Bica & Co. our little coffee guide
Ever been to a coffee place and wondered why hardly nobody orders Cappuccino or Espresso in Portugal?
Portugal and its relation to coffee is worth a little excursion. Preparing you getting the drink you actual want and need.
When researching the topic coffee in Portugal you will be showered with many different names for a drink based on that little bean. There is no right or wrong but we’ll answering the question what to order how briefly. Taking into consideration that every little region can have its own word, description and method.
Drinking coffee connect humans. Whenever I enter e.g. the Taberna do Largo at the square in Aljezur, locals stand at the bar counter sipping a small coffee, having a chat about the local gossip in town. Probably you noticed already, no matter how small the village or town is, a place where people meet, start their day or just hang out – taking a break and having a coffee is an essential part of the daily routine. Some people describe those places as the heartbeat of the community.
Don’t be suprised. Ordering a coffee in Portugal means ordering a small short espresso-size drink. Check out the list below for the full exposure.
But First things first
Bitter. That is the taste I remember drinking my first coffee in Portugal. Now I know better. The coffee can be really strong and has the potential to eventually kick you out of your shoes if you’re too sensitive to caffeine. Probably that is might be one of the reasons, why there so many different types, styles and methods to enjoy this popular drink. However, over the time, your body will adapt to the daily dose of happiness almost as a necessity to start your day.
When ordering a Café, you order a small drink in a espresso cup. The cup is filled 2/3 with a strong coffee and topped by a nice crema. There is no milk involved.
“cheio” is translated as long. Therefore, a Café cheio is a small espresso cup filled up to the top. It is a lighter version since there is more water involved.
“curto” is translated as short. So by ordering a Café curto, you order a espresso cup only half filled. The short high pressure of the machine with a little bit of water makes this coffee really strong.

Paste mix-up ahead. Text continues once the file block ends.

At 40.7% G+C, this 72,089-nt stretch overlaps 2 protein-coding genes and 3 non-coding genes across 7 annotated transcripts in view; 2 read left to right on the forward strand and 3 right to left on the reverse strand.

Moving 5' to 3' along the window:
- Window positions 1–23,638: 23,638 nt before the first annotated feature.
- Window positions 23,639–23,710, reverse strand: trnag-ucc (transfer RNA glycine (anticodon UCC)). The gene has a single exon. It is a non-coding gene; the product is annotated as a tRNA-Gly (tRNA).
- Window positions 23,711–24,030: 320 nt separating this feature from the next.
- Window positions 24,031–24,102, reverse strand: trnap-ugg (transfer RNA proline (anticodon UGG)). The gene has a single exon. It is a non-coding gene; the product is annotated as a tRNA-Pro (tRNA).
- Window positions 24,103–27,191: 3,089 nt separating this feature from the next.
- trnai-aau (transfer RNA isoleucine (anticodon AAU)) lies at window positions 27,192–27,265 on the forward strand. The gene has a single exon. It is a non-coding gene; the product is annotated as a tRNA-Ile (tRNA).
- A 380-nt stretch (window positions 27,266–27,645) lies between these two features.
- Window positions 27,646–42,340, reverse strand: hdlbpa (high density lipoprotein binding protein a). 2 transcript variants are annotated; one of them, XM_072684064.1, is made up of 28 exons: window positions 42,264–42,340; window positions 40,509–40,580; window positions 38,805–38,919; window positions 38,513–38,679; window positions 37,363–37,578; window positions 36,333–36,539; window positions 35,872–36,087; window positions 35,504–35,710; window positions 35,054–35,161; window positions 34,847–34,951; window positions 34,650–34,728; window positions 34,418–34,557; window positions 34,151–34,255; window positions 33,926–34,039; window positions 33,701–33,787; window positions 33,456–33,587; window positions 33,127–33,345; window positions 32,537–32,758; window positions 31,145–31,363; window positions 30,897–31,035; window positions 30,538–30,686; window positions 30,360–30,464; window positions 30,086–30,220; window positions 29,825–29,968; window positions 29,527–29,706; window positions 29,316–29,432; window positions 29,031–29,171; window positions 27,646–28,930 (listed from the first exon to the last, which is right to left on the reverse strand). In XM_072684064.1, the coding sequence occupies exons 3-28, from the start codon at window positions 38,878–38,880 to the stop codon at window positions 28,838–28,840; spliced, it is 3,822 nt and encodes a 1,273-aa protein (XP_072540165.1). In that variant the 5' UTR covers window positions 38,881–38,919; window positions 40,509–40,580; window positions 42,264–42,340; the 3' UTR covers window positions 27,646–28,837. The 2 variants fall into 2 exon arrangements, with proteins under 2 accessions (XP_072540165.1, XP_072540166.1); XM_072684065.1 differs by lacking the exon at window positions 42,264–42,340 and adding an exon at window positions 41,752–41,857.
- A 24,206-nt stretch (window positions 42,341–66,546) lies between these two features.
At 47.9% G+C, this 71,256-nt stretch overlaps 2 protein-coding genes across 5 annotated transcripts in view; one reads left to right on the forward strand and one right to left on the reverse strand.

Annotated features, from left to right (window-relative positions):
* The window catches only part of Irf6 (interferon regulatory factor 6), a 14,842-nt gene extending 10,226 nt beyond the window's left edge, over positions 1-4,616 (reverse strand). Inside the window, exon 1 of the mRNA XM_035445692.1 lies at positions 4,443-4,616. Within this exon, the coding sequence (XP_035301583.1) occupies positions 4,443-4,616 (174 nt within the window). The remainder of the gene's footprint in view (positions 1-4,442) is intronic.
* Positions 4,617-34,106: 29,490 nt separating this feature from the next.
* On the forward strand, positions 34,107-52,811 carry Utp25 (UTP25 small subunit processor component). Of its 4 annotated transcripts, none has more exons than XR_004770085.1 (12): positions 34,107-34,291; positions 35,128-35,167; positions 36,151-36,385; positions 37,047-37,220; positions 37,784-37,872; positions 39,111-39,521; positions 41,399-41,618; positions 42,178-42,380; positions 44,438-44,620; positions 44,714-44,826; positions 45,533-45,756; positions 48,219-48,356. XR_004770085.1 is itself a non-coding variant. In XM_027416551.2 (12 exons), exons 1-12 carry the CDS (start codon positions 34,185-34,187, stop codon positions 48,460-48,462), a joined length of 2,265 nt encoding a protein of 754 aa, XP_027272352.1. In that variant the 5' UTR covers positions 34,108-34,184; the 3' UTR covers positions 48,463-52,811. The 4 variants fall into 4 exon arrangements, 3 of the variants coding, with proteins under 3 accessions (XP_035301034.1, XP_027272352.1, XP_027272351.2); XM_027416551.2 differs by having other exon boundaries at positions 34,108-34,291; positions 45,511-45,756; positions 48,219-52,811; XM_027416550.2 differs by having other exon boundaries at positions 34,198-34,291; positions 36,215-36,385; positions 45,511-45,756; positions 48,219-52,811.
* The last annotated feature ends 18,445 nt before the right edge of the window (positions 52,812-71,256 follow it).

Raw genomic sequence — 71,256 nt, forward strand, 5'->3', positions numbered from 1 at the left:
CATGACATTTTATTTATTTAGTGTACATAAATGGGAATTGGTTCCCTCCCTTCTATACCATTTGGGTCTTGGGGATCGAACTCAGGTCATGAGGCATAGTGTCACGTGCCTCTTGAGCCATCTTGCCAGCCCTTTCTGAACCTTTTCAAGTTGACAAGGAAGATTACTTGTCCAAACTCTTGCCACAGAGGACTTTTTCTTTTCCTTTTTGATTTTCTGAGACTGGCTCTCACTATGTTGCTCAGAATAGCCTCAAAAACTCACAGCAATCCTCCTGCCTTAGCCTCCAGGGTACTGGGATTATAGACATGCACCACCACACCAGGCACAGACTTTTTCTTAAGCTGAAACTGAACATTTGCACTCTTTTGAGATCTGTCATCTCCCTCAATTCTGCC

Compared to a famous energy drink, by ordering a Café duplo (“dopp-loo”) you will get a largo cup with double coffee in it. A large kick of caffeine.
This weaker coffee type is sometimes also referred to as sem prencipio. An Escorrdio is served in a small cup whereas the Barista starts the coffee process but waits 2-3 seconds before he or she puts the cup under the coffee spout.
Regionally, there a differences in ordering coffee as well. Whereas in Lisbon and the south you order a Bica (“beak-a”), ordering the Cimbalino (“seemba-lee-noo”) will help you to enjoy coffee in the north and Porto. Cimbalino named after the first Italian coffee machines brand in the country.
In order to top up your Café with a little bit of milk, order a Pingado (“peen-gah’-doo”). Your small cup will be filled with a regular Café and some cold milk on top.
There are several techniques to prepare a Café Carioca. At the Taberna do Largo in Aljezur, they prepare this “weaker” coffee by using no new ground beans rather than the last coffee grounds. They basically reuse the coffee of another coffee prepared before. This makes the product weaker and less strong.
Café Carioca is a major part of the Garoto. When ordering a Garoto, you will be served a Carioca in a small cup topped up with a lot of foamy hot milk.
A shot of coffee served with a lot of milk in tall glass might be your drink if you are looking for a more milkiest coffee experience. The ratio usually is 3/4 milk and the rest coffee.
Meia de leite
By ordering a Meia de leite (“may-uh de lay-t”) you order a similar drink to Galão. But there are some differences. The milk ratio of the Meia de leite is 50-50, so the coffee portion is larger and usually this drink is served in a largo cup rather than in a tall glass. Commonly known as a Latte or coffee with milk.
This type of coffee is served in a larger ceramic cup without any milk. An Abatanado can be compared to a regular Americano which is a stretched Café.
And than sometimes you just need a decaf coffee and order a Descafeindo (“dsh-cuh-fuh-ee-na’-do”). Of course, all described coffee types can be ordered as a decaf version.
As mentioned before there are regional differences and this is just a short brief overview into the Portuguese coffee world.
So, have fun ordering your favorite type at your local Taberna and enjoy the cultural exchange.